B or b (spoken: [ beː ]) is the second letter of the classical and modern Latin alphabet . It represents a consonant in German . The letter B has an average frequency of 1.89% in German texts. It is the sixteenth most common letter in German texts .
Pronunciation in German
The grapheme B / b is basically assigned the phoneme / b /, i.e. the voiced bilabial plosive , as in tree, baby, love, seal . In contrast to his counterpart / p /, the latter is a voiced and non- aspirated Lenis . B / b is one of the obstruents that appear opposite each other in German in voiced-voiceless or Lenis-Fortis pairs: b ≠ p .
At the end of the word and syllable and in front of other voiceless obstruents, B / b is pronounced just like its actual Fortis - opposite P / p - i.e. as a voiceless bilabial plosive / p / ( dear, lovely, loves, crawls, pretty ). If voiceless / p / is spoken in related word forms, this is called final hardening : dear [-p], lovely [-pl-], loves [-pt] to love [-b-], crawls [-pt-] to crawl [-b-]; on the other hand, pretty [-pʃ] is without voiced equivalent, so no final hardening.
After a few voiceless obstruents, the pronunciation of b only almost coincides with that of p : lesbian . Here the realized sound lies between a b- and p-sound, is non-aspirated and more or less voiceless. From a phonological point of view, in the cases mentioned, in which the pronunciation deviates from the basic pronunciation (e.g. in the case of the final hardening of the voice), a neutralization takes place, i.e. the opposition voiced-voiceless or Lenis-Fortis is suspended in these positions and has here no longer a function that distinguishes meaning.
Origin of the letter
|Plan of a house (protosinaite)||Phoenician prayer||Ancient Greek Beta||Etruscan B||Greek beta||Latin B|
The Protosinaitic archetype of the letter represents the plan of a house with an exit. The Phoenicians gave the letter the name Bet (house), until the 9th century BC. The letter had become very abstract. Bet already had the sound value [b]. Depending on the writing tool, the letter could be written very square or rounded.
The Greeks took over the Phoenician letter, provided it with an additional curve and called it Beta. They kept the sound value. The Etruscans adopted this letter as "B" without modifying it. However, since the Etruscan language did not contain voiced plosives such as [b], they rejected the letter after a short time.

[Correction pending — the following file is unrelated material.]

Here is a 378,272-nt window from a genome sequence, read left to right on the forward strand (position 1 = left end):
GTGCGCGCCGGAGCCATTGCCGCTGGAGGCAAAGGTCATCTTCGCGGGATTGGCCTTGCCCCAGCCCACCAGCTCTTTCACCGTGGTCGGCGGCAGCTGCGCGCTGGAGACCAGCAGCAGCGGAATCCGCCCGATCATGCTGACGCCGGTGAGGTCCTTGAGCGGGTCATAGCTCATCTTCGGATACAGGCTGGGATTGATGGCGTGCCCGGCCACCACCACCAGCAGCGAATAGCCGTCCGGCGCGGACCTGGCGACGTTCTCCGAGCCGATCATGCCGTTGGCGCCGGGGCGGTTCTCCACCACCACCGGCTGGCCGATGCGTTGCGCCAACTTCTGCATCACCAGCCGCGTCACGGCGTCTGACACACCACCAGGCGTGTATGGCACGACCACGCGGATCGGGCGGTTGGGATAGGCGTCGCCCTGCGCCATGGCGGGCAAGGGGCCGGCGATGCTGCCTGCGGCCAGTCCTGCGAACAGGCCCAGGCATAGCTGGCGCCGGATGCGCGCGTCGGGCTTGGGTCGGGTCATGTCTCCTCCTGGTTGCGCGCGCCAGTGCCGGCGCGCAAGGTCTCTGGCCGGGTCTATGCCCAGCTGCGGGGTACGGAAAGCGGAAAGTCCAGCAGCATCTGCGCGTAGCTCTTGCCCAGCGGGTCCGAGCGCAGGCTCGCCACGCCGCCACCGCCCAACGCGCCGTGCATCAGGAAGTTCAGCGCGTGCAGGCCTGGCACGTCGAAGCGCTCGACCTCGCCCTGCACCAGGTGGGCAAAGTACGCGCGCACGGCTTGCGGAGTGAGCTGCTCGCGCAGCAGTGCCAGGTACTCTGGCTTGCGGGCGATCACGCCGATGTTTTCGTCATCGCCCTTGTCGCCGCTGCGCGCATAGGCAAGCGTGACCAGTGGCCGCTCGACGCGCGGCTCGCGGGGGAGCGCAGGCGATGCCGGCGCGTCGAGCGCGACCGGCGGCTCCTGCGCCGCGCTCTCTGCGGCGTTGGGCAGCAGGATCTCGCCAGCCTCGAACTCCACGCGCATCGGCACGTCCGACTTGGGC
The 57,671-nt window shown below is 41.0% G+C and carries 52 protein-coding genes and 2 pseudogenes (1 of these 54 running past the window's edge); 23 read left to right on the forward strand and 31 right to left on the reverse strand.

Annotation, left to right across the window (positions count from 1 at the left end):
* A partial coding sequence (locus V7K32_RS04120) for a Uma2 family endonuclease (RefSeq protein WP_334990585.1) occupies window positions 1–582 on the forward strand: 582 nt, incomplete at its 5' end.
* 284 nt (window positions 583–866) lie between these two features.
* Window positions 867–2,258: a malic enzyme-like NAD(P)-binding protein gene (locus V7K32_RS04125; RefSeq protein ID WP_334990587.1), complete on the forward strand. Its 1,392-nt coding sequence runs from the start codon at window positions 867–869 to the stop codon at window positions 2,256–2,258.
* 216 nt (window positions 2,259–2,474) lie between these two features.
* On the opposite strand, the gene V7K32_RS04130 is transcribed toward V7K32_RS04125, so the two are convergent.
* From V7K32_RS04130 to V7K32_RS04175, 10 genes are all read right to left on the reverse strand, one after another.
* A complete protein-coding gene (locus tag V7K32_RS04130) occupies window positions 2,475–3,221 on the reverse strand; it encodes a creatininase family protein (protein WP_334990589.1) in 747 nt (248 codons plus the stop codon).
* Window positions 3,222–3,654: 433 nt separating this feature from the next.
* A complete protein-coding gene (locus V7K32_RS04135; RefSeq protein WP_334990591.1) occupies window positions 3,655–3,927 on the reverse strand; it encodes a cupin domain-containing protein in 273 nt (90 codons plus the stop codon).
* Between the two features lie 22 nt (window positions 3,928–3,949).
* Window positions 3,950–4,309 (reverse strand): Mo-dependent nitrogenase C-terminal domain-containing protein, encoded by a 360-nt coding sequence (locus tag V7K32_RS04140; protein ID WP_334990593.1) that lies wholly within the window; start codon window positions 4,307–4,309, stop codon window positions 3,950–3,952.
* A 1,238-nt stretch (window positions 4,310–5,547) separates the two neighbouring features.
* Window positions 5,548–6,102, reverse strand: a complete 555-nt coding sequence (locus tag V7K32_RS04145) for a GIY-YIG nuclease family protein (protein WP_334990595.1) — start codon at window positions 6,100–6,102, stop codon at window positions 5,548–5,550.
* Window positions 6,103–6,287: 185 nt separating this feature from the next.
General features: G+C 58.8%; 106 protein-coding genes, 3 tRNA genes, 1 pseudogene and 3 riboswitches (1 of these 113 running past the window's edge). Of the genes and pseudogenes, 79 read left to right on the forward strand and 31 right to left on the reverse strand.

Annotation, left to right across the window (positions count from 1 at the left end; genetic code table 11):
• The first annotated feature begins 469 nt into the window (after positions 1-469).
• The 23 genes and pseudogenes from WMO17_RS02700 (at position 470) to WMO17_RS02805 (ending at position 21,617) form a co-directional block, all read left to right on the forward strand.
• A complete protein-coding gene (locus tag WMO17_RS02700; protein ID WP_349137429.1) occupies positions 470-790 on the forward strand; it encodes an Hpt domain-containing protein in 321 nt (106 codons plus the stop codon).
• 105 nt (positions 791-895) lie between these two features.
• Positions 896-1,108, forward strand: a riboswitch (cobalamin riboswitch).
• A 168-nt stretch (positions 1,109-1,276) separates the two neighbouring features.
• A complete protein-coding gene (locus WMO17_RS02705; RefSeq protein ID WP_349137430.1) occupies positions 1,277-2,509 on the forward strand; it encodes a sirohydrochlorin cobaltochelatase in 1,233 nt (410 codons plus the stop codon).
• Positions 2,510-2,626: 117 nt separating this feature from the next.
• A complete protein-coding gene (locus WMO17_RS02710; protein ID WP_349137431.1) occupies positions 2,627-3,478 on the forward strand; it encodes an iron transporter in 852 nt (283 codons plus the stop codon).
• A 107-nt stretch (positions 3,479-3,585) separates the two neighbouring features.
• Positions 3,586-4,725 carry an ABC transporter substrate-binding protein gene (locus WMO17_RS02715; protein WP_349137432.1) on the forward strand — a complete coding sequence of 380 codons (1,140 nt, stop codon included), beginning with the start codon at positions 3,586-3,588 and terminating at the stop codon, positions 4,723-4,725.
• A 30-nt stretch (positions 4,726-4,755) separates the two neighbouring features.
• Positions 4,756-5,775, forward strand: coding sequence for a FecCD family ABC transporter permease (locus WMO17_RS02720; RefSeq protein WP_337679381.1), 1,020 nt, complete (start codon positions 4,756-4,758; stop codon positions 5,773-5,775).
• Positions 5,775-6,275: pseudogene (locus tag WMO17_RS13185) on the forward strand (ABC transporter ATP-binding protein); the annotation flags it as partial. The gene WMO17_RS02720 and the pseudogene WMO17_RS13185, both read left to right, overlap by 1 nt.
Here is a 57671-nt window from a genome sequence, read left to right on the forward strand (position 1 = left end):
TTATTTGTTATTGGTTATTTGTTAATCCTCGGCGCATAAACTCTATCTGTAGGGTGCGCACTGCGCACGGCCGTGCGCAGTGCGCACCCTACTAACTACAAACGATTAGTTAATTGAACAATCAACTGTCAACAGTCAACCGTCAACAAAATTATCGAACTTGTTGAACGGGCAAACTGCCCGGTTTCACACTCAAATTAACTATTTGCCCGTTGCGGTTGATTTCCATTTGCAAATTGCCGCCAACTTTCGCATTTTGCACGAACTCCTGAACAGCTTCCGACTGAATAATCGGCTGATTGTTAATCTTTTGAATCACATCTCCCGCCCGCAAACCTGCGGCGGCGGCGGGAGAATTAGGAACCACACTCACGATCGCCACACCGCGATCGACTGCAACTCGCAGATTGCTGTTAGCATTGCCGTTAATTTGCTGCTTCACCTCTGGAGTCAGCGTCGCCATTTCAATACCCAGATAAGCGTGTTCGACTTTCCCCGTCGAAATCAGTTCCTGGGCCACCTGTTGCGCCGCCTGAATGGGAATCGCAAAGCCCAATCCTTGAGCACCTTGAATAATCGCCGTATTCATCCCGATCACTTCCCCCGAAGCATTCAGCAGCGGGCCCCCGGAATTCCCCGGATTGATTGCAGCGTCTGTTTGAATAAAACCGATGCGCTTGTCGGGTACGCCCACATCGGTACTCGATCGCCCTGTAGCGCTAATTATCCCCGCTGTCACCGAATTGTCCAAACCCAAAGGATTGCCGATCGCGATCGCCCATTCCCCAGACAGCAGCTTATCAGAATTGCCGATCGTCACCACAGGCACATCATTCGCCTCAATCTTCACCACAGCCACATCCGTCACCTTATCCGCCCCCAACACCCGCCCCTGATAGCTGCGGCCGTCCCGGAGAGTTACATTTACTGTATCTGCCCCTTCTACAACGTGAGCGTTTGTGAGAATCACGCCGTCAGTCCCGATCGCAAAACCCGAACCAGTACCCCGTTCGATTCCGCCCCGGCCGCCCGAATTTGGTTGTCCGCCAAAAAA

The early Greek script was written from right to left. When the Greeks changed the direction of writing, they also mirrored the beta. When the Romans created the Latin alphabet , which is also written from left to right, they based themselves on the Greek beta and adopted it without further modifications.
- Β , β (beta), the second letter of the Greek alphabet
- Б , б (Be), the second letter of the Cyrillic alphabet
- В , в (We), the third letter of the Cyrillic alphabet
- Ⲃ , ⲃ (bēta), the second letter of the Coptic alphabet
- ב , the Hebrew letter Beth
- ب , the Arabic letter Bā '
- various UNICODE characters derived from the Latin B , b :
- ♭ , the musical symbol b or Be
- ␢ , a symbol of the spaces (English blank )
- B ...
- with acute: B́
- with a dash : Ƀ , ƀ
- with tick: Ɓ , ɓ (lower case letter also IPA symbol )
- with top bar: Ƃ , ƃ
- with middle tilde : ᵬ
- with palatal hook: ᶀ
- with a dot above: Ḃ , ḃ
- with a dot below: Ḅ , ḅ
- with line below: Ḇ , ḇ
- as small caps: ʙ (also IPA symbol), next to it with a dash : ᴃ
- superscript: ᴮ , ᵇ
- in handwriting: ℬ
- the LB ligature: ℔
- circled B: Ⓑ , ⓑ
- parenthesized lower case b: ⒝
- B (letter). In: Johann Heinrich Zedler : Large complete universal lexicon of all sciences and arts . Volume 3, Leipzig 1733, column 1 f.
- Evolution of Alphabets (English)